An epidermoid, or epidermal, cyst is a small, movable lump under the skin. It forms when surface skin cells move deeper into the skin and multiply. These cells form the wall of the cyst and secrete a soft, yellowish substance called keratin, which fills the cyst. If the wall of the cyst is ruptured, the keratin is discharged into the surrounding skin, which causes irritation and inflammation.
The cyst may remain small for years, or it may continue to get larger. These cysts are rare in children but common in adults. Cysts are not cancerous.
A cyst is a movable, dome-shaped, smooth-surfaced mass that varies in size from a few millimeters to several centimeters (from less than a quarter of an inch to more than 2 inches). Epidermoid cysts can occur on almost any skin surface.
Your doctor can examine the swelling and tell you if you have a cyst.
A cyst may disappear on its own or remain indefinitely.
There is no way to prevent epidermoid cysts.
An epidermoid cyst usually does not need to be treated unless it is inflamed (red and tender) or is causing a cosmetic problem. Inflamed cysts usually are treated by draining the fluid and removing the shell that makes up the cyst wall. You also may be treated with antibiotics if the skin around the cyst is also inflamed. If a cyst is causing irritation or cosmetic difficulty, your physician can remove it by making a small incision in the skin and emptying the contents of the cyst and its wall.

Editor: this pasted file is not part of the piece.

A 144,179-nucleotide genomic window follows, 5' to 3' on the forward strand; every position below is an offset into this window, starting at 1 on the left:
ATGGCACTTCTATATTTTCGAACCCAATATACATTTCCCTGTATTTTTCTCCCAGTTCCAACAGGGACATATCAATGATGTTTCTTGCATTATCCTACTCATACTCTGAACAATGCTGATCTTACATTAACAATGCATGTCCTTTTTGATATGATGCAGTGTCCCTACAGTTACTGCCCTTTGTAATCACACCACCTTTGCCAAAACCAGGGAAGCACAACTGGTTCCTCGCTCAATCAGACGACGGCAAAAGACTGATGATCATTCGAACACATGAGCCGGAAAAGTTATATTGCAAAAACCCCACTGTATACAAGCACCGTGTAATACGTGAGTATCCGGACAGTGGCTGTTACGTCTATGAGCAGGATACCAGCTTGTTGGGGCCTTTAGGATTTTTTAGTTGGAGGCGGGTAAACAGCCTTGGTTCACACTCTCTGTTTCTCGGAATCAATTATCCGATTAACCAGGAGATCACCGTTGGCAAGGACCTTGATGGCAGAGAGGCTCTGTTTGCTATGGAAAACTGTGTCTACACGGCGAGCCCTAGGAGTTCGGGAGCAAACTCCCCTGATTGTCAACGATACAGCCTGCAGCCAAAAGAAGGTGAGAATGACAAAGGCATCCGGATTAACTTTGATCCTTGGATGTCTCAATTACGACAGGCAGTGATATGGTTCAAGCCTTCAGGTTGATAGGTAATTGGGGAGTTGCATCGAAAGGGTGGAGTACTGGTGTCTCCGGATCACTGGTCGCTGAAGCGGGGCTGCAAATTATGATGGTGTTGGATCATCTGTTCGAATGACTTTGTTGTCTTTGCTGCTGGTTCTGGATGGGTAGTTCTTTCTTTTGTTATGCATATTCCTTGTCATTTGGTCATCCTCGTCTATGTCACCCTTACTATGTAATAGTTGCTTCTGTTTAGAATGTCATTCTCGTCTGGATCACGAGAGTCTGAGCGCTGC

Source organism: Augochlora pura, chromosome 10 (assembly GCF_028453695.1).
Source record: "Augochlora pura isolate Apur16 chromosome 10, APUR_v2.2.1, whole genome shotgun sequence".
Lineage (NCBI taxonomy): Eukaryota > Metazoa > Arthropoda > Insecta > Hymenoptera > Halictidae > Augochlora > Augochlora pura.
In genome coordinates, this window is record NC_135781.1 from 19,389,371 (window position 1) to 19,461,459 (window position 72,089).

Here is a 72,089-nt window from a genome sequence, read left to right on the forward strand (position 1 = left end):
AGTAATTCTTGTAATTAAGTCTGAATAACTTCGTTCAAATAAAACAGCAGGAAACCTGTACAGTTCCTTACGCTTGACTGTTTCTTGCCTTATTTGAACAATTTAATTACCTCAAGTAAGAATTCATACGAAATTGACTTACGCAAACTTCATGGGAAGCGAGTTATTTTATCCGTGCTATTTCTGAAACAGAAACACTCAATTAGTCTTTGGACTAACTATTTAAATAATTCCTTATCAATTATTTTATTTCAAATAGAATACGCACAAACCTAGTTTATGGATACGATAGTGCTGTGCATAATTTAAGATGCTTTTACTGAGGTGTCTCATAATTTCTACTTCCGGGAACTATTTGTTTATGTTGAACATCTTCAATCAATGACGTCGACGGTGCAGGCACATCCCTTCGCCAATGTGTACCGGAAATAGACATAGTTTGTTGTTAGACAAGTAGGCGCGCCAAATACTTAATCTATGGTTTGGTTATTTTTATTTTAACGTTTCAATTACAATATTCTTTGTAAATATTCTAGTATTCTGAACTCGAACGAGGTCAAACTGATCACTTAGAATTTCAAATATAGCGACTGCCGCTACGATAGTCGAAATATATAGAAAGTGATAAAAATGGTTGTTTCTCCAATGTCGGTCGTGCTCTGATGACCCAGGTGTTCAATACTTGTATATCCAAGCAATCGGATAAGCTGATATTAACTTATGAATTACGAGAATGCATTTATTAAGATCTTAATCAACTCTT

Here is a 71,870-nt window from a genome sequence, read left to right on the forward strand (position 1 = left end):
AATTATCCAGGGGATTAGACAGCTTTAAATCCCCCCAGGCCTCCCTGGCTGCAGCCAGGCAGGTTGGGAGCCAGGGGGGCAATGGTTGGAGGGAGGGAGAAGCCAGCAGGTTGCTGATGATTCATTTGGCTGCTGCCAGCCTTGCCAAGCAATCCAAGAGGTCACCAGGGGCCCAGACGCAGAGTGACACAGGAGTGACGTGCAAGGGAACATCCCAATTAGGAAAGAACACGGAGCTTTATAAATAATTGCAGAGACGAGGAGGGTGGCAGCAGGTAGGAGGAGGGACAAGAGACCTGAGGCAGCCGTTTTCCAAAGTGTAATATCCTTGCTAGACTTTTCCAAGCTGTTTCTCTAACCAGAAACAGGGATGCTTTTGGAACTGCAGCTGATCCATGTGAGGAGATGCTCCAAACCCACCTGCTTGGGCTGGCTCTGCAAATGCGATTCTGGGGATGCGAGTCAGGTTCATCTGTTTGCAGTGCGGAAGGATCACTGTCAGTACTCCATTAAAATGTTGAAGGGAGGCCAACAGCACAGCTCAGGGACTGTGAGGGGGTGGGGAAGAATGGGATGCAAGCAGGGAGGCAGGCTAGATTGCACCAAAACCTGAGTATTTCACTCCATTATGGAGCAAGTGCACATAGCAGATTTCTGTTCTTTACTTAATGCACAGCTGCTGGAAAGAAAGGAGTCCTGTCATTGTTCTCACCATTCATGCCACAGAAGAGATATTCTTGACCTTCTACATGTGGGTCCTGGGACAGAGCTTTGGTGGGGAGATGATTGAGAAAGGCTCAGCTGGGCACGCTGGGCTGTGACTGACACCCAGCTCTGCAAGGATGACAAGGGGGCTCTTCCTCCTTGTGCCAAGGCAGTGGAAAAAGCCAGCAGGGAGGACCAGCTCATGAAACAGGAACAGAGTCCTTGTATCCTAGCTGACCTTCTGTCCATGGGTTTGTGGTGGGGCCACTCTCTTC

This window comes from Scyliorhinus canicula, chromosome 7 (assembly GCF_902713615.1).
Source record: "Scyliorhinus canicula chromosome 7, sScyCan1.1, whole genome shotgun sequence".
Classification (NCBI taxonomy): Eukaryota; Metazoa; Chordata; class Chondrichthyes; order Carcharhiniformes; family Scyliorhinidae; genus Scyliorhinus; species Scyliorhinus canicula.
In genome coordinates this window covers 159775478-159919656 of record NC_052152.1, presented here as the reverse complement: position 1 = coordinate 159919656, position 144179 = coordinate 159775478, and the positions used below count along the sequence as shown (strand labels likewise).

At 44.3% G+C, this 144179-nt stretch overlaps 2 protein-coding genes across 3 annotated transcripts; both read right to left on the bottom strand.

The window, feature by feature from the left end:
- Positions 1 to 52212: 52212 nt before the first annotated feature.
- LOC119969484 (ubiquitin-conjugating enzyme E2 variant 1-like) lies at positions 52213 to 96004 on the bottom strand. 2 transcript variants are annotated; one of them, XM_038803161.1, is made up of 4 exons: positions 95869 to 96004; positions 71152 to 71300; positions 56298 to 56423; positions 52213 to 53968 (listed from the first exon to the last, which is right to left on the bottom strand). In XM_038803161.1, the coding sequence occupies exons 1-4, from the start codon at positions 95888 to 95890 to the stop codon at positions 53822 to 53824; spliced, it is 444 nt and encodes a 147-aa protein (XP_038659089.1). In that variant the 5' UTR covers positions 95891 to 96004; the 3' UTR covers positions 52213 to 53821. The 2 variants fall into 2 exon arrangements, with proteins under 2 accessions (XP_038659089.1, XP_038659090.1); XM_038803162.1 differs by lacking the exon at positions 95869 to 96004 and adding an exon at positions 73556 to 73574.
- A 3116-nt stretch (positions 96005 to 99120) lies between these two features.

If you have a new swelling on your skin that lasts for more than two weeks, contact your doctor, especially if it is painful.
The outlook for epidermoid cysts is excellent. Many cysts have no symptoms and some will go away on their own. Cysts can return. If your cyst is problematic, your doctor may decide to drain it or remove it surgically. This does not usually lead to any complications or side effects.
American Academy of Dermatology
P.O. Box 4014
Schaumburg, IL 60168-4014